Bela Bartok

Topics: Béla Bartók, Folk music, Hungary Pages: 5 (1636 words) Published: September 22, 2012
Bela Bartok

      Bela Bartok was born on March 25th, 1881 in Baratian, a small town in Hungary. His father, Bela Bartok Sr., belonged to a lower noble family of Hungary though his mother Paula came from a Roman Catholic Serbian family in Serbia. At an early age, Bela started showing talent for music and often distinguished rhythms when his mother played the piano. This was before he could even properly speak. At the age of 4, he played 40 pieces on the piano and his mother, recognizing his talent, began teaching him formally. [1]       Bela was a sick child till the age of 5. He suffered from eczema, which was caused by a smallpox inoculation, and because of this he spent his early years in isolation away from other children. At the age of 7, he lost his father, and his mother moved to Pozgony along with Bela and his sister, Erzsebet. At Pozgony, Bela who was then 11, gave his first recital in public, performing his own composition, which he composed two years earlier. Immediately after this, Laszio Erkel accepted him as his pupil.       Bela graduated from grammar school in 1899. Up to 1903, he studied piano and composition at the Royal Academy of music in Budapest. At this academy Bela met Zoltan Kodaly, who totally influenced him, and remained his life long friend and colleague. His first major orchestral work, a symphonic poem, ‘Kossuth’, honoring Lajos Kossuth, the hero of the Hungarian Revolution of 1848, came out in 1903.[2]       He was influenced in his early work by the music of Richard Strauss whom he met in 1902. Then in 1904, at a holiday resort, he overheard Lidi Doza sing folk songs and this marked the beginning of his life-long dedication to folk music. He was also influenced by Claude Debussy, the French Composer. Bela’s style of orchestral work resembled those of Johannes Brahmas and Richard Strauss. He wrote a lot of small piano pieces showing great interest in folk music. The first of such piece was the ‘String Quartet No.1’ in 1908. He became a piano professor at the Royal Academy in 1907. His famous pupils were Gyongy Samdor, Fritz Reiner, Lili Knaus, Emo Balogh, Jack Besson and Violet Archer.[3]       In 1908, Bela and Kodaly jointly researched old Magyar Folk Melodies. This collaboration coincided with the contemporary social interests in traditional culture. They discovered that Magyar Folk Music, which had earlier been termed as Gypsy Music, was based on pentatonic scales, similar to Asian Folk traditions. They incorporated elements of Magyar Peasant Music in to their compositions. They mostly quoted folk song melodies verbatim and wrote pieces derived from authentic songs. They would travel around to all areas of the countryside pioneering for these ethno-musical fieldworks. His style in art and musical compositions formed the synthesis of folk music, modernism and classicism. Bela’s harmonic and melodic senses were very much influenced by the folk music of Hungary and Romania. Asymmetrical dance rhythms and pungent harmonies found in Bulgarian music were his favorites.       In 1909 Bartok married Marta Ziegler and they had their first son Bela III, in 1910. Bela’s one and only Opera, ‘Bluebeard’s Castle’, dedicated to his wife Marta was written in 1911. He divorced Marta in 1923 after “putting up” with her for 15 years. He married Ditta Pasztony, a piano student and had his second son, Peter born in 1924. He began teaching Peter, and for his lessons Bela began composing a six-volume collection of piano pieces called ‘Mikrokosmos’ for teaching. This collection began with very easy pieces and gradually increased to very hard concert pieces. He then concentrated on collecting and arranging folk music. The first examples of his collections were in Caroathian Basin, where he rotated Romanian, Hungarian, Bulgarian and Slovakian folk music. The out break of World War I forced him to put aside the expeditions and concentrate on writing and composing.       Bela, influenced by Arnold...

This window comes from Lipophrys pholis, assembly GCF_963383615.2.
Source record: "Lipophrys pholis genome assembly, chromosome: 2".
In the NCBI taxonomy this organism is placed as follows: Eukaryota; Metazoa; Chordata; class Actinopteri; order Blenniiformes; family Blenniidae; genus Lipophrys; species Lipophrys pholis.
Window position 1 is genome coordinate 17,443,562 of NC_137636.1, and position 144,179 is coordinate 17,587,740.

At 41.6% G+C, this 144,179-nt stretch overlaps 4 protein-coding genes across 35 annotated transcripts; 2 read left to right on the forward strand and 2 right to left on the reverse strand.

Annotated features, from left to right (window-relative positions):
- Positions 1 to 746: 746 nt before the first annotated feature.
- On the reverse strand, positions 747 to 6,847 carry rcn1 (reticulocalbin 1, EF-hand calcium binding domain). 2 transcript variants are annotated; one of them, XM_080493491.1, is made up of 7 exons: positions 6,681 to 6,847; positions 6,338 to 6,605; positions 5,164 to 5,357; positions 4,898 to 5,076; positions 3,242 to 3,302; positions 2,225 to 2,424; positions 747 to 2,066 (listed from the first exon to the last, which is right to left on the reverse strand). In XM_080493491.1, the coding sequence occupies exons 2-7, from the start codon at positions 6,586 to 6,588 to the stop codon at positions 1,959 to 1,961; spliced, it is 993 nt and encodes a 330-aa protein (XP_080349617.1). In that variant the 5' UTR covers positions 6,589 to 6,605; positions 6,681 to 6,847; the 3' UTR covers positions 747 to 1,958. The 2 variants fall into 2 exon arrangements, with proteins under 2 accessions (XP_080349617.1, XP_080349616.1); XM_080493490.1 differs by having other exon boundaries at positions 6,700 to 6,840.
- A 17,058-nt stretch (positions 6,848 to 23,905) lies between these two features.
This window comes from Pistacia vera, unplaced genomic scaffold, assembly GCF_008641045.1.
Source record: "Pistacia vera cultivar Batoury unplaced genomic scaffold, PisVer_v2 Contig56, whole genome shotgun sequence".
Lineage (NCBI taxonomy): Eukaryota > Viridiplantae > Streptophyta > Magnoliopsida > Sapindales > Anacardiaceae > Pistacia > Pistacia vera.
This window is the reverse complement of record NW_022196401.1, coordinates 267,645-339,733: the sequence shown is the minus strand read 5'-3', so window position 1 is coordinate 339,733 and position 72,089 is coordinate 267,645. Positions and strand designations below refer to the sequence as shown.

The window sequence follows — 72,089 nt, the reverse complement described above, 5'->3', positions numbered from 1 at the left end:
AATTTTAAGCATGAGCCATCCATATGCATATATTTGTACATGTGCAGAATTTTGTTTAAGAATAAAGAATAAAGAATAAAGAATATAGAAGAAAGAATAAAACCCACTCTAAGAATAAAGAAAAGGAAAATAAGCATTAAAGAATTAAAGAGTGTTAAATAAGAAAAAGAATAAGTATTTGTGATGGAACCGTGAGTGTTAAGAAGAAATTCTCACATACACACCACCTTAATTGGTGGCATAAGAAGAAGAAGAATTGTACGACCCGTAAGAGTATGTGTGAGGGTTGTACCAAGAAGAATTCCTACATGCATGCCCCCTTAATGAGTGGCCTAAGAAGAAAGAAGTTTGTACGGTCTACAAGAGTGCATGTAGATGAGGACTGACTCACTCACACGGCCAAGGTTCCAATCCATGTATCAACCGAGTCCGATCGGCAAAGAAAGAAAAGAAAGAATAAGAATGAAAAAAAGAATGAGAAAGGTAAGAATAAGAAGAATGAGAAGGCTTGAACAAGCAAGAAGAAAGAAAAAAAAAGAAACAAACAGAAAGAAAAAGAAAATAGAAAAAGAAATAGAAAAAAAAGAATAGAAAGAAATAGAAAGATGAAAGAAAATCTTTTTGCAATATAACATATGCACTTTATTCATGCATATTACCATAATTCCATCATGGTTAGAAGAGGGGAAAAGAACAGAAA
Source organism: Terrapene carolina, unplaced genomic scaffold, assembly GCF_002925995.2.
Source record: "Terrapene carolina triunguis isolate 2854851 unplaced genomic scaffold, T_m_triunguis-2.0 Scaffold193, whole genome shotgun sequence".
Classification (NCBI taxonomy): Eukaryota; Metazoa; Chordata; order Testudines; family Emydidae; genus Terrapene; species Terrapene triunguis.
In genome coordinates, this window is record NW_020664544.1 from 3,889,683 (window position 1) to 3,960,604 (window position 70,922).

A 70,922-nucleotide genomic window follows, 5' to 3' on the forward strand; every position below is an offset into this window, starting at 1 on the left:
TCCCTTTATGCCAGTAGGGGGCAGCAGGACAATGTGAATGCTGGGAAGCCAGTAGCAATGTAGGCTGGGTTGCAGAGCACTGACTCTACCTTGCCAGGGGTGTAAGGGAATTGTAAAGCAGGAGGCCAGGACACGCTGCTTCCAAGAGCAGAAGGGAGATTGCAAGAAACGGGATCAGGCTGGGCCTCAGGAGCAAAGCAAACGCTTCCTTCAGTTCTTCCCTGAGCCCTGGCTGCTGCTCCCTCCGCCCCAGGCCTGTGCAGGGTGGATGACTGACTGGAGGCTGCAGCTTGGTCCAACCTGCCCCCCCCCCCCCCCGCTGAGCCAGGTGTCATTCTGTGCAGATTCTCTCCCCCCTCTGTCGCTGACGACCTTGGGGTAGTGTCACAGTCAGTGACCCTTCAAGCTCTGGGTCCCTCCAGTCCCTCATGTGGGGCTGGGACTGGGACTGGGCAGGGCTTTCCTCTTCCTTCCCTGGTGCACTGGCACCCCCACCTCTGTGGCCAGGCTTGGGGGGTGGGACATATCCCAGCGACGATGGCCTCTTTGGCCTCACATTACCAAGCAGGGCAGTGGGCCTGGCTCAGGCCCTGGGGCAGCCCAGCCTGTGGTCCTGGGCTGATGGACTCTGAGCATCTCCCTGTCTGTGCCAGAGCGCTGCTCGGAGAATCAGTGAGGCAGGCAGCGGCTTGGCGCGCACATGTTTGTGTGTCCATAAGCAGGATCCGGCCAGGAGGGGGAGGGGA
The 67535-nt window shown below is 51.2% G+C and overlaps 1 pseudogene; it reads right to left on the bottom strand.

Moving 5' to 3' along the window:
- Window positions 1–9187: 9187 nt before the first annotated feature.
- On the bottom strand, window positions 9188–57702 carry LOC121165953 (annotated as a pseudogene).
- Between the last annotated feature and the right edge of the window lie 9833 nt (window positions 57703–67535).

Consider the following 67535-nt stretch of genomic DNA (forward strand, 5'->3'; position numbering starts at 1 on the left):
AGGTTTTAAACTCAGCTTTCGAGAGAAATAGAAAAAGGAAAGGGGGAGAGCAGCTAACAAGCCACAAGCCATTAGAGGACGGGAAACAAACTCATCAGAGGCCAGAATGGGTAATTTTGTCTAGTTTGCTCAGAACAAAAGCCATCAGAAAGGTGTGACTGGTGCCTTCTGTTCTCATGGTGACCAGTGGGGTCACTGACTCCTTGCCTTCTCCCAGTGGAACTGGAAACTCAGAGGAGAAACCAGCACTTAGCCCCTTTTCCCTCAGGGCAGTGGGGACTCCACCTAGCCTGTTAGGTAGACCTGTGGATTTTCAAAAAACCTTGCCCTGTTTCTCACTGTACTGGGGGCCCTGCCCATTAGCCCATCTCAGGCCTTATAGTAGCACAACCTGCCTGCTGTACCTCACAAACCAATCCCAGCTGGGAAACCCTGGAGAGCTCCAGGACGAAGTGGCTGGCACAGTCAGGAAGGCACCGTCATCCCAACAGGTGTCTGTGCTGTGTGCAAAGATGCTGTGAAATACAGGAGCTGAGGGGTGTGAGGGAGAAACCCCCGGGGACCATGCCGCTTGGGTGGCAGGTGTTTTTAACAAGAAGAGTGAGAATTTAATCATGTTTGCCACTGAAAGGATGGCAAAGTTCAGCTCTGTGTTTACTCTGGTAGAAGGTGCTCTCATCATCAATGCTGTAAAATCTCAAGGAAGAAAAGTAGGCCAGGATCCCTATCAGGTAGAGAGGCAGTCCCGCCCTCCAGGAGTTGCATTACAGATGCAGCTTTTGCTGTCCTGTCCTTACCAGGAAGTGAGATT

Continue Reading

Please join StudyMode to read the full document

You May Also Find These Documents Helpful

  • Béla Bartók's Passion for Ethnomusicology Essay
  • Bela Bartok Essay
  • Béla Viktor János Bartók, a Hungarian Composer Essay
  • Bela Fleck and the Flecktones Essay
  • Bartok Concerto for Orchestra Essay
  • Aortic Valve Stenosis Essay

Become a StudyMode Member

Sign Up - It's Free